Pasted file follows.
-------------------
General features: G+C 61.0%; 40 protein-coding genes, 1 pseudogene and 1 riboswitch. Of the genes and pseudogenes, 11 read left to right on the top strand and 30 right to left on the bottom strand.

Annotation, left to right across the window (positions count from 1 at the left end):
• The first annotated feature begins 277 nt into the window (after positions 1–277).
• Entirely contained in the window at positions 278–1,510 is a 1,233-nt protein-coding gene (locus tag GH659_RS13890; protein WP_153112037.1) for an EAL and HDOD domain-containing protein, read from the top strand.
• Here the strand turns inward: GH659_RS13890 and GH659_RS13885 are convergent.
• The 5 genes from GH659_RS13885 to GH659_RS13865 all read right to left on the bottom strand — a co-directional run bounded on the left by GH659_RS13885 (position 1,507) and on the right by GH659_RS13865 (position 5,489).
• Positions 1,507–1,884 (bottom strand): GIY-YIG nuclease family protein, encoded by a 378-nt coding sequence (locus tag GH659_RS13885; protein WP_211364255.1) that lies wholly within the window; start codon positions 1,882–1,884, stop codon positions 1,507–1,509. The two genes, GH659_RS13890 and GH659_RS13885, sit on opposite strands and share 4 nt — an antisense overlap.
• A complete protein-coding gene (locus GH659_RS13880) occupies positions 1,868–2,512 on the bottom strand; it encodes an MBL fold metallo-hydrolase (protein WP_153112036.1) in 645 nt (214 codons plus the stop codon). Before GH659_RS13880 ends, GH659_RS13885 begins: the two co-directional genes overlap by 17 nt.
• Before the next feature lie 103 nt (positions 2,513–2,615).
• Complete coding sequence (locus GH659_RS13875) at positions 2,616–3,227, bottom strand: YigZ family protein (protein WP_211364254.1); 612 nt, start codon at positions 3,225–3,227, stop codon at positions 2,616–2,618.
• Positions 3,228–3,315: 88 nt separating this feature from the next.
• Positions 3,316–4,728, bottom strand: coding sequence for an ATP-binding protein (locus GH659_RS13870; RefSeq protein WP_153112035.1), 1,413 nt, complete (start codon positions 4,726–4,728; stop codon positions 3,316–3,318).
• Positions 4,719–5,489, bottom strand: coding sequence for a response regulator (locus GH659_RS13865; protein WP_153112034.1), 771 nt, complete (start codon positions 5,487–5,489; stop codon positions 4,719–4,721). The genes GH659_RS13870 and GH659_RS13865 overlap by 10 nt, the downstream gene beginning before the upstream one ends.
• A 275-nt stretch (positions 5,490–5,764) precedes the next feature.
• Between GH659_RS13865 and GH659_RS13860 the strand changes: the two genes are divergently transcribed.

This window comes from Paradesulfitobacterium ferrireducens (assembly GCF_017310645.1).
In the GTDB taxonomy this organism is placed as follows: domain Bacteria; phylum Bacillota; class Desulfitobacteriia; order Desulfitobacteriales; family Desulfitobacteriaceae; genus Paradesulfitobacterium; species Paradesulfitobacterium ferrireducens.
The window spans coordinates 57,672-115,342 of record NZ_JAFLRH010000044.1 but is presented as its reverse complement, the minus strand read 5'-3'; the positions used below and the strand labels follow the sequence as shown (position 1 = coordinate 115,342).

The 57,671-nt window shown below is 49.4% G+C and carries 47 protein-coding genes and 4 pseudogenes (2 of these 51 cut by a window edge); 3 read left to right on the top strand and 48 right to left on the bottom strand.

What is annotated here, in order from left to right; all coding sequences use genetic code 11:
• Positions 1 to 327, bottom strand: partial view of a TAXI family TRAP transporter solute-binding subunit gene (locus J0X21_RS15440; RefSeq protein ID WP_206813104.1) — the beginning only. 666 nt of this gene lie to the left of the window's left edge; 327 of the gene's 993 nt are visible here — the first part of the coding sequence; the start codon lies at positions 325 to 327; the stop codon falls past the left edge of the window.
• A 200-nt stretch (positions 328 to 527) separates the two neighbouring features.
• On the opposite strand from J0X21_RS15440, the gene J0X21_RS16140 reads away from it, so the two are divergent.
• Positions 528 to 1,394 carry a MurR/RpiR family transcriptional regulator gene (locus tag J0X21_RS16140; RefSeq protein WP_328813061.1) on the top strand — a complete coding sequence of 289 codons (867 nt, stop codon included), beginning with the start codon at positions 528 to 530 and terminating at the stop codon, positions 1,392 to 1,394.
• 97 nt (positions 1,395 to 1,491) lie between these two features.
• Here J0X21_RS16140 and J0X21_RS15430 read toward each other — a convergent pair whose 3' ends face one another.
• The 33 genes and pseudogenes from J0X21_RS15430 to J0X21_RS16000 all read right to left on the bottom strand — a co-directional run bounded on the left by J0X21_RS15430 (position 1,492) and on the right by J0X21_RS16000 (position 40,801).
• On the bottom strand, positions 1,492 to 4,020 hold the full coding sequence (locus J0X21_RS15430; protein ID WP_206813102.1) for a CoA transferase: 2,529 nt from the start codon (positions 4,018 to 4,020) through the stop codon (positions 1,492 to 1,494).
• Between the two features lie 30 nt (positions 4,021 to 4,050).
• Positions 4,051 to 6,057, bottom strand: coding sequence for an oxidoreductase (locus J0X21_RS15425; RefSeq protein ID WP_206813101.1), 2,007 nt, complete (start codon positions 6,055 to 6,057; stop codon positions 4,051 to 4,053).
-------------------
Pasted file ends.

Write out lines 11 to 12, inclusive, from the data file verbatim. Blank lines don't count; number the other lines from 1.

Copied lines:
• Positions 3,228–3,315: 88 nt separating this feature from the next.
• Positions 3,316–4,728, bottom strand: coding sequence for an ATP-binding protein (locus GH659_RS13870; RefSeq protein WP_153112035.1), 1,413 nt, complete (start codon positions 4,726–4,728; stop codon positions 3,316–3,318).